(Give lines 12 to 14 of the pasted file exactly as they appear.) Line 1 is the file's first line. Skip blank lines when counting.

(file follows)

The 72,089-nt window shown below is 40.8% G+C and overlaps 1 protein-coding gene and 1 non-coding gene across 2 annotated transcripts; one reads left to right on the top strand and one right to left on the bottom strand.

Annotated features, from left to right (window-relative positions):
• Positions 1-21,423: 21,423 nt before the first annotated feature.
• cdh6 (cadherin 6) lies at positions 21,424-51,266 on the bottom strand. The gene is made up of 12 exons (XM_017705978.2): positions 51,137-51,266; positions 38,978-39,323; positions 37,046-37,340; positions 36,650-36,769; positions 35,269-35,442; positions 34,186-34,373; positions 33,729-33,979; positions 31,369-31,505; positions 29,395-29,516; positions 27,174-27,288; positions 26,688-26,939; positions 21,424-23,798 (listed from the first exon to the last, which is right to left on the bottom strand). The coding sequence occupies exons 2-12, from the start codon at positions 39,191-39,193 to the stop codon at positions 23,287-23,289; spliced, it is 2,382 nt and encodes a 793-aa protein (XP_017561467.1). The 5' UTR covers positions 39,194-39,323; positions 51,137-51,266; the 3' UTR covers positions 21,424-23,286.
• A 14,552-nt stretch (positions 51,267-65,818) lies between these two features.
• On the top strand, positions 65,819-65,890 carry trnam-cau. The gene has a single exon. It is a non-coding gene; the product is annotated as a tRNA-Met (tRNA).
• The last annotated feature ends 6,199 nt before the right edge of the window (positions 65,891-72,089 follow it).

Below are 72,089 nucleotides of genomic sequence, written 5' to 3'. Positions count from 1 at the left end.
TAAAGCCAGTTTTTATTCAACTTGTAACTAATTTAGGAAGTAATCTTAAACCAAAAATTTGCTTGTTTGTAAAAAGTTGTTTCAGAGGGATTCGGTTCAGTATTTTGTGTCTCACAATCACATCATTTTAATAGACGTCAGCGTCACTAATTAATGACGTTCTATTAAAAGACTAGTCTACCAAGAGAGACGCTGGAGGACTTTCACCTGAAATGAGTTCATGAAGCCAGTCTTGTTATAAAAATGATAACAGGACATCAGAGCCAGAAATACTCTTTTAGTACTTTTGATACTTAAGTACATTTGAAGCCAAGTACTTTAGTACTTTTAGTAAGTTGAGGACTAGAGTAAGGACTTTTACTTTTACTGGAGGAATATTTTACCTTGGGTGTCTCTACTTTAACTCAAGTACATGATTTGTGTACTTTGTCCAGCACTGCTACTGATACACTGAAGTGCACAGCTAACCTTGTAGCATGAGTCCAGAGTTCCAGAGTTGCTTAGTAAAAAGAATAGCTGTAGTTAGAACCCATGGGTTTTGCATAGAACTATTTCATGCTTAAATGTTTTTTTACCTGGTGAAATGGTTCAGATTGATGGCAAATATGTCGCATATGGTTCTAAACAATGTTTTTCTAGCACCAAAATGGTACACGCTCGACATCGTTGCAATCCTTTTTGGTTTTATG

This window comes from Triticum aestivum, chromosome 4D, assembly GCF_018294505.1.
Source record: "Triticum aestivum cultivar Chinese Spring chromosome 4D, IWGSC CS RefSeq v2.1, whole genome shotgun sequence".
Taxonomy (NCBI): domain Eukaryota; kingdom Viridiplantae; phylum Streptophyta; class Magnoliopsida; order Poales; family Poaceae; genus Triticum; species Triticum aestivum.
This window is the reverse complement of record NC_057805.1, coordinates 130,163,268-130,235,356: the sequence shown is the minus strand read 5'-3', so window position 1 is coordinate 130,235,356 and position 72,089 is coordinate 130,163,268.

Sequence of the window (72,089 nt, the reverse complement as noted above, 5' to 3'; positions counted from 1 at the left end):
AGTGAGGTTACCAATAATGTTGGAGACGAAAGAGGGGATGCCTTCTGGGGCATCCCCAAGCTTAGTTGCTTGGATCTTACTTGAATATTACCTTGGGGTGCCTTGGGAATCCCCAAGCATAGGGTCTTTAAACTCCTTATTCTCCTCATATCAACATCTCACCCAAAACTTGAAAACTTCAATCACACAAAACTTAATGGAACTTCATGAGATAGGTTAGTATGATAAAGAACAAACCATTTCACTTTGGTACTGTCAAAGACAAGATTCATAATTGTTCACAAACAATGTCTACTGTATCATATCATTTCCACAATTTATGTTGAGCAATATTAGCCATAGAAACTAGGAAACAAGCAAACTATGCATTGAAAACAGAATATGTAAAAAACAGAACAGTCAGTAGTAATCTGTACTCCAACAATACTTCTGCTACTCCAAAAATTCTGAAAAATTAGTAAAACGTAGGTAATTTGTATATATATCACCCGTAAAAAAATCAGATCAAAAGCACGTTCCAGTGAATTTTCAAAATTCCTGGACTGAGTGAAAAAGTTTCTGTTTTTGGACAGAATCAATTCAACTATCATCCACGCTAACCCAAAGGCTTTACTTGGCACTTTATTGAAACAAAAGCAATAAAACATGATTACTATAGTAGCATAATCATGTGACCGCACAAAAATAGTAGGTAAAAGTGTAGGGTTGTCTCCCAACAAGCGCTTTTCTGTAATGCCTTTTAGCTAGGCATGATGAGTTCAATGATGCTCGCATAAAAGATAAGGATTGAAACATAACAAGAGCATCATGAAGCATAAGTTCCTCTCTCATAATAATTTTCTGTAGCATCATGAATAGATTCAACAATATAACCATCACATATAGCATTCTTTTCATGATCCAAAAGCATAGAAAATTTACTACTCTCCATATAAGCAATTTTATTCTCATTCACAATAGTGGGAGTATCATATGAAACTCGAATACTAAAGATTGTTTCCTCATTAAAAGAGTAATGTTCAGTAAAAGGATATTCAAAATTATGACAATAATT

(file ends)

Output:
Taxonomy (NCBI): domain Eukaryota; kingdom Viridiplantae; phylum Streptophyta; class Magnoliopsida; order Poales; family Poaceae; genus Triticum; species Triticum aestivum.
This window is the reverse complement of record NC_057805.1, coordinates 130,163,268-130,235,356: the sequence shown is the minus strand read 5'-3', so window position 1 is coordinate 130,235,356 and position 72,089 is coordinate 130,163,268.

Sequence of the window (72,089 nt, the reverse complement as noted above, 5' to 3'; positions counted from 1 at the left end):